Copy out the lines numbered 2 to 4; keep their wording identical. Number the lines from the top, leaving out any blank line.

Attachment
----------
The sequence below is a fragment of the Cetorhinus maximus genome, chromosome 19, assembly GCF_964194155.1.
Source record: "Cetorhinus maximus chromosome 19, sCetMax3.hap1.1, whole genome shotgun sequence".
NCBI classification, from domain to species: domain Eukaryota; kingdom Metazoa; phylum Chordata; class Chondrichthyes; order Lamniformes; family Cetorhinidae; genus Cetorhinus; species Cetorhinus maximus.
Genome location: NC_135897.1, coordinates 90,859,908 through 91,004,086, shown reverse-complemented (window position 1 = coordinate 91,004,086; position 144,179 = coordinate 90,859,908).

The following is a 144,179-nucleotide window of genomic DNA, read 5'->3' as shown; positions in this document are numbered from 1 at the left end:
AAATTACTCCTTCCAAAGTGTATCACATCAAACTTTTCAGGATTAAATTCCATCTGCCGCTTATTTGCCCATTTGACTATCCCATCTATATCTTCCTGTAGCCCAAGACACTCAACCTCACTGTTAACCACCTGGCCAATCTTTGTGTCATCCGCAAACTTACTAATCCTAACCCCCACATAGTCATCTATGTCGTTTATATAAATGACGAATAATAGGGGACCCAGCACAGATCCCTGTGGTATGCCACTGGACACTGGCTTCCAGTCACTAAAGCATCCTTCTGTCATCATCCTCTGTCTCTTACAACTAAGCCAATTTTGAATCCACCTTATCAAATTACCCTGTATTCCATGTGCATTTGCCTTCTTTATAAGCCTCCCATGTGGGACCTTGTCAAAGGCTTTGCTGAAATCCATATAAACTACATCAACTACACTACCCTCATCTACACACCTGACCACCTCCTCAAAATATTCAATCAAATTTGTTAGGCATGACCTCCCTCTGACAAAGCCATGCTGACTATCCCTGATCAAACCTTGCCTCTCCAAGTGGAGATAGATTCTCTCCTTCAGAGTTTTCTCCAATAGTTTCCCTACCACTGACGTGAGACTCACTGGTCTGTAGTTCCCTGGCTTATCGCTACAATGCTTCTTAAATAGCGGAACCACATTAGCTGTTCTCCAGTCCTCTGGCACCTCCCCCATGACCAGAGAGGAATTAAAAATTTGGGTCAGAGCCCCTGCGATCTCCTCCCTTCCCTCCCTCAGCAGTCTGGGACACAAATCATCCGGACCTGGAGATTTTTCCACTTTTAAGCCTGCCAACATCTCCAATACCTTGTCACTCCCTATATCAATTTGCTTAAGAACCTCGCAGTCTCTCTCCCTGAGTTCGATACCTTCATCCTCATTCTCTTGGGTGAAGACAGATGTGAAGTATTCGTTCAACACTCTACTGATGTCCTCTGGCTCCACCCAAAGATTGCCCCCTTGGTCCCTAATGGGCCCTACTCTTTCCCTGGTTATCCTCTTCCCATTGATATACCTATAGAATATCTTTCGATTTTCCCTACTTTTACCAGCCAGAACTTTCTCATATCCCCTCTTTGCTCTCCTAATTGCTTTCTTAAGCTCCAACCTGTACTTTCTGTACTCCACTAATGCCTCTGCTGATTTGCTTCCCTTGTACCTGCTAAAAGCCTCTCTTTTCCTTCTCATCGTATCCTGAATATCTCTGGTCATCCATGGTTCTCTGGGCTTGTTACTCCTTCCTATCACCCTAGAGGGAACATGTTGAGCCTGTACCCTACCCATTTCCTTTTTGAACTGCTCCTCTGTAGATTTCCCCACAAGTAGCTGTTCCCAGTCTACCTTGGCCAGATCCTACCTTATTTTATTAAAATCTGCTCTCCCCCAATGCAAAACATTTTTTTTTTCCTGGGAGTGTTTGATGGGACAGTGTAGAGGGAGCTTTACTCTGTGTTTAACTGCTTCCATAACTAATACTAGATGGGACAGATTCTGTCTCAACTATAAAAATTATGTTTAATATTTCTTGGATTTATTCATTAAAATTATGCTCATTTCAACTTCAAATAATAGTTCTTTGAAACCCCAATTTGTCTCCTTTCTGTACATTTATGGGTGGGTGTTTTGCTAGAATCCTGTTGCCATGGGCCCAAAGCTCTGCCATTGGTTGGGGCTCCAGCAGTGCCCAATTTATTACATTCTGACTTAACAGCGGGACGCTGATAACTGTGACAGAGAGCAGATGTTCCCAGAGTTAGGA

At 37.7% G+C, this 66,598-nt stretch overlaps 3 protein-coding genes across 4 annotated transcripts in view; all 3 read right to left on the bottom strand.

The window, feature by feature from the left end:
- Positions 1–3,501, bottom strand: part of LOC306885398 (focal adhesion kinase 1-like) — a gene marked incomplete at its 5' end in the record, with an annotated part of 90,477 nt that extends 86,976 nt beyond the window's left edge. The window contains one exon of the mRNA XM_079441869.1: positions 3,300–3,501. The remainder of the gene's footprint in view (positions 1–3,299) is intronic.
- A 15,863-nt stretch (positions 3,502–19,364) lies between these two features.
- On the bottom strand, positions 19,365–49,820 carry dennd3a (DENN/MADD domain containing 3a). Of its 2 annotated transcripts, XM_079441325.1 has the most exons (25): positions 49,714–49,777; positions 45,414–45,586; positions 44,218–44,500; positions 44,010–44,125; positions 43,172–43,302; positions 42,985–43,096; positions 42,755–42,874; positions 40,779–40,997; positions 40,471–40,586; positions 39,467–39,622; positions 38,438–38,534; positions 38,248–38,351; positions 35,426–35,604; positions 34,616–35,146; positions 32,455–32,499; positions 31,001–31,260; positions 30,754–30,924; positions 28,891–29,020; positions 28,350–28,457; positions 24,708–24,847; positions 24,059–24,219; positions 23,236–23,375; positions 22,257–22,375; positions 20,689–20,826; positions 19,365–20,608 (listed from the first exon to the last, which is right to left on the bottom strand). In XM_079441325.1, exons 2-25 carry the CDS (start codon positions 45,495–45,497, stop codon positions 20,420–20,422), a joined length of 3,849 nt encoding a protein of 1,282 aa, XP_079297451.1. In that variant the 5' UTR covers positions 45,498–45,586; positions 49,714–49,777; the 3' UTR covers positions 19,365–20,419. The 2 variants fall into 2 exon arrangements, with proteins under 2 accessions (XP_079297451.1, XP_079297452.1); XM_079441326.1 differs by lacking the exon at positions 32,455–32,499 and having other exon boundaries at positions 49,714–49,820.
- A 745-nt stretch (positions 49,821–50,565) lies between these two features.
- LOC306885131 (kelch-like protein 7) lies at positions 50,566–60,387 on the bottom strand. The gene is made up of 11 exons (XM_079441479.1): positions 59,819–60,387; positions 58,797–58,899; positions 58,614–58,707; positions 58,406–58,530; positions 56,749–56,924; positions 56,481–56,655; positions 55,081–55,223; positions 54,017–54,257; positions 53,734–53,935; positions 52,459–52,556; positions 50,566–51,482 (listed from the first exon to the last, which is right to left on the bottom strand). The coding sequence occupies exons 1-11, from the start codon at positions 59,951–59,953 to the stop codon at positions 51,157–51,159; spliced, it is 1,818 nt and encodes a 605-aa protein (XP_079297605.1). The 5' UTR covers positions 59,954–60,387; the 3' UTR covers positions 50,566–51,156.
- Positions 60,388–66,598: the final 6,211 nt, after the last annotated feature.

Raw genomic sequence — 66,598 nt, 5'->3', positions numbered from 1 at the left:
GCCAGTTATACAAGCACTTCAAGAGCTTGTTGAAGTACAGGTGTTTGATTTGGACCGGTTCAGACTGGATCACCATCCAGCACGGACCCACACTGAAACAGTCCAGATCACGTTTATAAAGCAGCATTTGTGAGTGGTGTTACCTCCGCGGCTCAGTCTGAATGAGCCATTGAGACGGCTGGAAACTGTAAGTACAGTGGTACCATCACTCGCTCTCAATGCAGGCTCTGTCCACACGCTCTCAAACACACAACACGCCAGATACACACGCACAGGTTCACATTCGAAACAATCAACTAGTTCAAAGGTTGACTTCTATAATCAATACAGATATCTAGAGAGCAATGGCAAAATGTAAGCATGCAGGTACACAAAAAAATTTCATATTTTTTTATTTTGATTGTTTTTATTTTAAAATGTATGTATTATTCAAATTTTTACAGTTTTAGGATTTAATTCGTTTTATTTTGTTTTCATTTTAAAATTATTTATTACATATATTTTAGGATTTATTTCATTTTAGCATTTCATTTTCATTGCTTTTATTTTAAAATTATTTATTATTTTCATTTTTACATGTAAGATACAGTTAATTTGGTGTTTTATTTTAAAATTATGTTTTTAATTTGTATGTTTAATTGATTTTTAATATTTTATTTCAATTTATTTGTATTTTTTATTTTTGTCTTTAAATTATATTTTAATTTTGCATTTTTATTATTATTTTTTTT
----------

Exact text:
Source record: "Cetorhinus maximus chromosome 19, sCetMax3.hap1.1, whole genome shotgun sequence".
NCBI classification, from domain to species: domain Eukaryota; kingdom Metazoa; phylum Chordata; class Chondrichthyes; order Lamniformes; family Cetorhinidae; genus Cetorhinus; species Cetorhinus maximus.
Genome location: NC_135897.1, coordinates 90,859,908 through 91,004,086, shown reverse-complemented (window position 1 = coordinate 91,004,086; position 144,179 = coordinate 90,859,908).